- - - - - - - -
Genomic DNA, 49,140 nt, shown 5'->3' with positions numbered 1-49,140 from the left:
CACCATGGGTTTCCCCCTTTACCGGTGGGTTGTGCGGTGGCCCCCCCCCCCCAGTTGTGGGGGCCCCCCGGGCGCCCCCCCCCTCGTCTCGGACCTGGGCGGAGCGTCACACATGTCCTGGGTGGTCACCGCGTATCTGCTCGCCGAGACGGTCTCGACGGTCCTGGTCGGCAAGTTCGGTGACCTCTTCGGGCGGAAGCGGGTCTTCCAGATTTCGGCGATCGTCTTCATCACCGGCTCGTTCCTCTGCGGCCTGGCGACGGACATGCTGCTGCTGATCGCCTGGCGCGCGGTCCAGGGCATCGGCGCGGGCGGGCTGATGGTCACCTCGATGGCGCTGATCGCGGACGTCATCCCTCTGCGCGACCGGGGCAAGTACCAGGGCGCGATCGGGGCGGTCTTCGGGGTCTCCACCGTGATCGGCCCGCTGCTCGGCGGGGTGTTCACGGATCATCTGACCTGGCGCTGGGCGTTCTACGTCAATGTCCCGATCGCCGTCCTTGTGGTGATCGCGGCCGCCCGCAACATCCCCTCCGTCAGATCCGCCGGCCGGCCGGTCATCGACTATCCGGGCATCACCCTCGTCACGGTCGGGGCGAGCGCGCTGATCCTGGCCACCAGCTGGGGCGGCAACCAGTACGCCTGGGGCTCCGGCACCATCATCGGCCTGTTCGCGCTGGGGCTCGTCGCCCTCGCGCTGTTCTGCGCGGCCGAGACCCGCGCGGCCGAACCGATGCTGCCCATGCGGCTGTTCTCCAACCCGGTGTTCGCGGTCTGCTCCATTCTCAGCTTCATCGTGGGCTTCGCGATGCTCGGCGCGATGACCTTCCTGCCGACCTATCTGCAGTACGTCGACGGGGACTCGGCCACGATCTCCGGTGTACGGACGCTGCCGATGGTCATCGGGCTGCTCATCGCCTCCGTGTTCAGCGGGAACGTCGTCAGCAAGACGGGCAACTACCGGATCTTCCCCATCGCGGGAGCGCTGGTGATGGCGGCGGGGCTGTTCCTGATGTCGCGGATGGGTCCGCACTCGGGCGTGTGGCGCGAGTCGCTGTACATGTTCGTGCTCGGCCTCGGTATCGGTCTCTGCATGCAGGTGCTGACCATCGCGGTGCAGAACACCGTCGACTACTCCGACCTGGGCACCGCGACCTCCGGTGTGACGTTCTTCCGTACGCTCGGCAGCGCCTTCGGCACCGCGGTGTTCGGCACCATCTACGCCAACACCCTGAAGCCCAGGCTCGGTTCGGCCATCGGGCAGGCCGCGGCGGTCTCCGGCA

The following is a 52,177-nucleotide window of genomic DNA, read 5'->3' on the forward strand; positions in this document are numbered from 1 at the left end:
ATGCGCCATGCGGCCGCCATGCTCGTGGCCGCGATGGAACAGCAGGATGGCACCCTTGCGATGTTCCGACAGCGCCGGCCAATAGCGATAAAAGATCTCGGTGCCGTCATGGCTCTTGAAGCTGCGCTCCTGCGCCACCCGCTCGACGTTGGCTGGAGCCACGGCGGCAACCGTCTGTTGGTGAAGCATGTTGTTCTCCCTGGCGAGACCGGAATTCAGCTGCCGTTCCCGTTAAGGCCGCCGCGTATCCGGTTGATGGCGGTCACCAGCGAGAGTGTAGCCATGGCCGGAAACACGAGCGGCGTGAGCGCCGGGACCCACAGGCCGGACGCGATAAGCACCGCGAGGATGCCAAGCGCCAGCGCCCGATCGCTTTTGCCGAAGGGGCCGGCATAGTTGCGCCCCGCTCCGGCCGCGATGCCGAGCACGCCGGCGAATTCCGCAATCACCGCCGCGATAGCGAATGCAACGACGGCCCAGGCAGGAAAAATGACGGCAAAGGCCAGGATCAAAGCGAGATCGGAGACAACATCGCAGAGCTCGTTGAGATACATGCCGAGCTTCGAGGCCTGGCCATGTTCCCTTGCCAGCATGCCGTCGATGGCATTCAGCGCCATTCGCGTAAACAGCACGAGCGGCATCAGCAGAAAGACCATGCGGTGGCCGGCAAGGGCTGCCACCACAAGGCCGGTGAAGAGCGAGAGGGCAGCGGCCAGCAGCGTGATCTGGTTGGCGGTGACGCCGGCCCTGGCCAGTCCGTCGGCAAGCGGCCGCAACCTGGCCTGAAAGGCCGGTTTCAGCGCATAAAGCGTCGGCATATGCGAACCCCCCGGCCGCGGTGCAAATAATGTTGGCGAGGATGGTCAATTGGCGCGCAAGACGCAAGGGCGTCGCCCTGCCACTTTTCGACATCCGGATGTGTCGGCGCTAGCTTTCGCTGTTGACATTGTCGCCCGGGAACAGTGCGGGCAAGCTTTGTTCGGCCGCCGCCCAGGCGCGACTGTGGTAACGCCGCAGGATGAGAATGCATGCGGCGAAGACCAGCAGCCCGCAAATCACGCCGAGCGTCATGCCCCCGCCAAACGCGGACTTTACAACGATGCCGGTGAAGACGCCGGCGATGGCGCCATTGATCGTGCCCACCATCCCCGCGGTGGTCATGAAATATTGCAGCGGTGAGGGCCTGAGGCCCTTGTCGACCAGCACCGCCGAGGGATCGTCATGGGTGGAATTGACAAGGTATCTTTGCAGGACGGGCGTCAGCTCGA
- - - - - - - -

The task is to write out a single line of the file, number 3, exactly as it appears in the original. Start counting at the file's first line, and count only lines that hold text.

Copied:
The following is a 52,177-nucleotide window of genomic DNA, read 5'->3' on the forward strand; positions in this document are numbered from 1 at the left end: